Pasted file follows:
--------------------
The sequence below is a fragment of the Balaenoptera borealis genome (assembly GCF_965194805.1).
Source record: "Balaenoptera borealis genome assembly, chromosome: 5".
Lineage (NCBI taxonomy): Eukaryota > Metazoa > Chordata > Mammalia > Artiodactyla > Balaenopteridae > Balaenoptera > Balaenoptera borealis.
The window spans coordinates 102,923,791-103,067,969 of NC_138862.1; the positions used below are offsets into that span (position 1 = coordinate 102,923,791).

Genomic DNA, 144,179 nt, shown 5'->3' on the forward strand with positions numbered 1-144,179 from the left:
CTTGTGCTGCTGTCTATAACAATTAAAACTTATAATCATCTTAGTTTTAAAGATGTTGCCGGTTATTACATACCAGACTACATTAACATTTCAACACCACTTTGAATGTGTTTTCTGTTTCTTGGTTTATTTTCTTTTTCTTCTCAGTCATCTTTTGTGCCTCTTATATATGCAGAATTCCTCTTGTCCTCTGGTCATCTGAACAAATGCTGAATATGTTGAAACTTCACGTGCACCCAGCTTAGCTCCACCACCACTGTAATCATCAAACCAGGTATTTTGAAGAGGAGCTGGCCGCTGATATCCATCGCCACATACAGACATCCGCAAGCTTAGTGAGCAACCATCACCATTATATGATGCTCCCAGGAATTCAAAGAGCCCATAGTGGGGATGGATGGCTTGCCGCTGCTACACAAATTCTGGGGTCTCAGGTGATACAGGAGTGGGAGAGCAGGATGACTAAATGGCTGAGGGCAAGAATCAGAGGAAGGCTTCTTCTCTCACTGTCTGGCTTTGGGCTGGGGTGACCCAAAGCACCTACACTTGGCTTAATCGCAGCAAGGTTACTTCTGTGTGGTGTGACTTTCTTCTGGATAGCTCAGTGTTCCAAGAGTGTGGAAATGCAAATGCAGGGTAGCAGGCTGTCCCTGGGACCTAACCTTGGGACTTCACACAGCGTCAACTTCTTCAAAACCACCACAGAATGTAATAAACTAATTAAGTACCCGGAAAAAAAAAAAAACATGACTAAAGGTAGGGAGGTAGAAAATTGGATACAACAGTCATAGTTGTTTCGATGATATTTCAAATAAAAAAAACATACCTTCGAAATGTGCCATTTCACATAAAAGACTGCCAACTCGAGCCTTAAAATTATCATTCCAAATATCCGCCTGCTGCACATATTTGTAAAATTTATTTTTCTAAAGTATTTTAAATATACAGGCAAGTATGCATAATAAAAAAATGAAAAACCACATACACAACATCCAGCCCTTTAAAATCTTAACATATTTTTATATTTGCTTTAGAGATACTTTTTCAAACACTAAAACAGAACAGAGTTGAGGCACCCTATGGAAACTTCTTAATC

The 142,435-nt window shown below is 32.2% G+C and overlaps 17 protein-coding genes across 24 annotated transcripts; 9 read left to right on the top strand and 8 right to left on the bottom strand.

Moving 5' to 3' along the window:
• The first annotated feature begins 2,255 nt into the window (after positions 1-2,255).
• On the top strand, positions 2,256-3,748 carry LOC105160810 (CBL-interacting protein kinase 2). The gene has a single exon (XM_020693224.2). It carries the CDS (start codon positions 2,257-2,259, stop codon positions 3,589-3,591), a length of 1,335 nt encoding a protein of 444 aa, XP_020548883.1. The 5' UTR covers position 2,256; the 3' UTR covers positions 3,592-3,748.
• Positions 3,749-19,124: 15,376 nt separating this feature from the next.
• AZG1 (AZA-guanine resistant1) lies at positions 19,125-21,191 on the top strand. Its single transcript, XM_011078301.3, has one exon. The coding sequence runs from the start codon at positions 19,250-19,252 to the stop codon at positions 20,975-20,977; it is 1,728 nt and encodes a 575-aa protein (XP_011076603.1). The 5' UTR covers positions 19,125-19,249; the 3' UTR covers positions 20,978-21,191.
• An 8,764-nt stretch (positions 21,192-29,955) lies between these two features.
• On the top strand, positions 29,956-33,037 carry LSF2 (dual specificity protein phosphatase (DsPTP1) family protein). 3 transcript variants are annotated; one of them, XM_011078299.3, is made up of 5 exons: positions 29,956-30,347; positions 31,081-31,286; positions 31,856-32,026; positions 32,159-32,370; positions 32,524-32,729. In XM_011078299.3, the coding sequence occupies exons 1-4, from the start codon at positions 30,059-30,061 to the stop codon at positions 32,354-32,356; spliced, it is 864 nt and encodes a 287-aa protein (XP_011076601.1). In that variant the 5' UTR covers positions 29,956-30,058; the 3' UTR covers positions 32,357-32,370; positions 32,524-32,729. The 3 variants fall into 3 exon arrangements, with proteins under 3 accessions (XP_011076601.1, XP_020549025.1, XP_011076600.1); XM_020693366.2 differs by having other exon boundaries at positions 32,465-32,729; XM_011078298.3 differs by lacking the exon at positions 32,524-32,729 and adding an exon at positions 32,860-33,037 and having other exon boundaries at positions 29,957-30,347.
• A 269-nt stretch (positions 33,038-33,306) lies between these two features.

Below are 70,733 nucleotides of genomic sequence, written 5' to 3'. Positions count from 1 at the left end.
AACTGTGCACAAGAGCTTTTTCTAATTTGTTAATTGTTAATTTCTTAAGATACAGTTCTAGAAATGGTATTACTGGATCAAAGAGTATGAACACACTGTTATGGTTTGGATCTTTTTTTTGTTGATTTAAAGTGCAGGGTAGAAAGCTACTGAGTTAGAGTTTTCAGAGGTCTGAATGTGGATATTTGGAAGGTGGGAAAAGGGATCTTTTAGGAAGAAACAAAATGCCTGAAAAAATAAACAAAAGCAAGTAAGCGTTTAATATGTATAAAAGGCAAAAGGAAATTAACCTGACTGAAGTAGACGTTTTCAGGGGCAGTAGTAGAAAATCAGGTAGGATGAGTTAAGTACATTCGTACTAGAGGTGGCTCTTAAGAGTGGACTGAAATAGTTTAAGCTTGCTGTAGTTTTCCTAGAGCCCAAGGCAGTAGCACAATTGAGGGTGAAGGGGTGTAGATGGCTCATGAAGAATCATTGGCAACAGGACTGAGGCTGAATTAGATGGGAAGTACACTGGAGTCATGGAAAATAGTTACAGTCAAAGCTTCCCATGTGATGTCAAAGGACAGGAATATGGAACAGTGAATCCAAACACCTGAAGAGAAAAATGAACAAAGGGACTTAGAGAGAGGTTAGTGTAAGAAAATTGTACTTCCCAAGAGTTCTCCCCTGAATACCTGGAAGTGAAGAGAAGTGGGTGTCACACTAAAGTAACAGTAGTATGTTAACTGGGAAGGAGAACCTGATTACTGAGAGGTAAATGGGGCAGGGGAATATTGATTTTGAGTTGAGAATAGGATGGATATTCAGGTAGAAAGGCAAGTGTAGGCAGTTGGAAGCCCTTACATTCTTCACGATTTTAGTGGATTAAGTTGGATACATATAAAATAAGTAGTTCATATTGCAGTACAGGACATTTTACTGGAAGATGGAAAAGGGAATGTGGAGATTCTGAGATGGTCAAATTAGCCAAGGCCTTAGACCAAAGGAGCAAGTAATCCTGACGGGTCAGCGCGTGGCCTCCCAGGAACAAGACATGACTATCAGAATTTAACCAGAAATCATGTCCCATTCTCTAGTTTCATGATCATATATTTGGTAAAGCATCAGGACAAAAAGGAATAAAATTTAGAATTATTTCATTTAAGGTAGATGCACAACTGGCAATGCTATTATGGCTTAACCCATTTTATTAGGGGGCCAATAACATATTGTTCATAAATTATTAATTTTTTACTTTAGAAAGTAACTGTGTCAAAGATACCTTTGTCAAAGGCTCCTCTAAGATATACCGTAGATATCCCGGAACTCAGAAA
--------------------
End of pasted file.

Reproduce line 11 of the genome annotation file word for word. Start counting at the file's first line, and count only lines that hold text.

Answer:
• Positions 3,749-19,124: 15,376 nt separating this feature from the next.